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Working the Holidays into your Parenting Plan


The holidays are for spending time with your family. Every family celebrates holidays a little bit differently, but the one constant in all holiday traditions is that families make time to be together.

When a couple divorces, they face an inevitable dilemma: their holiday traditions will need to change. This often means changing schedules and making new holiday plans. As you work with your spouse and the court to develop your children’s parenting plan, include guidelines for how your child will celebrate future holidays.

Common Ways Families Handle Holidays

Communicate with your spouse to determine what is really important to each of you. You might place a high value on celebrating each holiday on its actual calendar date, whereas your spouse might be willing to be more flexible with holiday celebrations.

Once you and your spouse determine what’s important to each of you, you can work out an arrangement that fits all parties’ needs. There are a few different ways you can work holidays into your parenting plan. These are:

  • Alternating holidays. With this arrangement, the child spends each holiday with one parent. Generally, parents alternate holidays and years with this type of arrangement. For example, an even year might have a child spending Thanksgiving with one parent and Christmas with the other, then have these holidays reversed the following year;
  • Splitting holidays. If you and your spouse live close to each other, you can both celebrate with your child by splitting each holiday in half; and
  • Celebrating each holiday twice. Another arrangement is simply choosing different days for celebrations, like one parent celebrating Thanksgiving with the child on Thursday and the other parent having Thanksgiving dinner on Friday each year.

Additionally, many families work fixed holidays into their parenting plans. These can exist alongside one of the plan types listed above because usually, fixed holidays are holidays only one parent opts to celebrate. For example, if you are Jewish and your former spouse is Christian, you might create an arrangement where your child spends Yom Kippur with you every year and your child spends Easter with your former spouse each year.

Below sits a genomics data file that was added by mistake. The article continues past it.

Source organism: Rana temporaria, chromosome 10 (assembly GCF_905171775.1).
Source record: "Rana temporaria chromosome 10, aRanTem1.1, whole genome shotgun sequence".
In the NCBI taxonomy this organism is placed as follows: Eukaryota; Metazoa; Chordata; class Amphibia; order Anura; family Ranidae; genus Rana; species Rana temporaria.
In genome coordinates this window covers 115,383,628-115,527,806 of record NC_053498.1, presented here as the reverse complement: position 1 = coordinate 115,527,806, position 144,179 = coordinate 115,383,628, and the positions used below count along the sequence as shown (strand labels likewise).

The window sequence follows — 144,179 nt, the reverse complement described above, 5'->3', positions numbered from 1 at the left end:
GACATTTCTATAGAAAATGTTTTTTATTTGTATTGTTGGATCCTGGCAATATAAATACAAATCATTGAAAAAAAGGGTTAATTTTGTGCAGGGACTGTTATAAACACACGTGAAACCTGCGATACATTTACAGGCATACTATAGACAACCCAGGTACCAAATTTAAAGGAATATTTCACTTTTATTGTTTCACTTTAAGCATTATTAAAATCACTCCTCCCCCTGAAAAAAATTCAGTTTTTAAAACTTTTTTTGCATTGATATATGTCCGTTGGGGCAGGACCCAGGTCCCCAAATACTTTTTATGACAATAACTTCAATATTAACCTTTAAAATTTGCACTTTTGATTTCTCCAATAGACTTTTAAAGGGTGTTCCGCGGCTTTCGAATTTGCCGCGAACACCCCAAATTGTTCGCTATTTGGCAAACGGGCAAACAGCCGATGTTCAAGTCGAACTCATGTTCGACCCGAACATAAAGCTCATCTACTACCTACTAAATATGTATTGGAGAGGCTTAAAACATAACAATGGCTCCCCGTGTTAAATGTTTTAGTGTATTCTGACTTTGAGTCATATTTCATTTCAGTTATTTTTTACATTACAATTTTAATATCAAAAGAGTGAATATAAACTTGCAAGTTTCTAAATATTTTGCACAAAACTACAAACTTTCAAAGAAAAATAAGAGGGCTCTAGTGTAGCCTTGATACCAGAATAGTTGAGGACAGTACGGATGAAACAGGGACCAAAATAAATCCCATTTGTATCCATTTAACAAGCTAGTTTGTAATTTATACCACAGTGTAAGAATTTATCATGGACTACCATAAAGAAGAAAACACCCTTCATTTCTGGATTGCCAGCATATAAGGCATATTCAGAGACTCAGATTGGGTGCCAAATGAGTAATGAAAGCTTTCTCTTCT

Remember, the Holidays are Not Just for you

In many families, holidays are the only time the extended family gets together. If your child primarily sees his or her grandparents, aunts, uncles, cousins, and other extended family members at holidays, keep this in mind when crafting your parenting plan. Although there is no legal requirement for you to consider extended family’s relationship with your child, it is typically in his or her best interest to maintain these relationships.

Work with an Experienced Orlando Family Lawyer

Whether you are developing a new parenting plan or modifying or enforcing an existing one, working with an experienced family lawyer is a way to ensure that your rights are protected, your interests are promoted, and the plan you craft is in your child’s best interest. To get started with an experienced family lawyer in Orlando, contact the Law Offices of Steve W. Marsee, P.A. to set up your initial consultation in our office.


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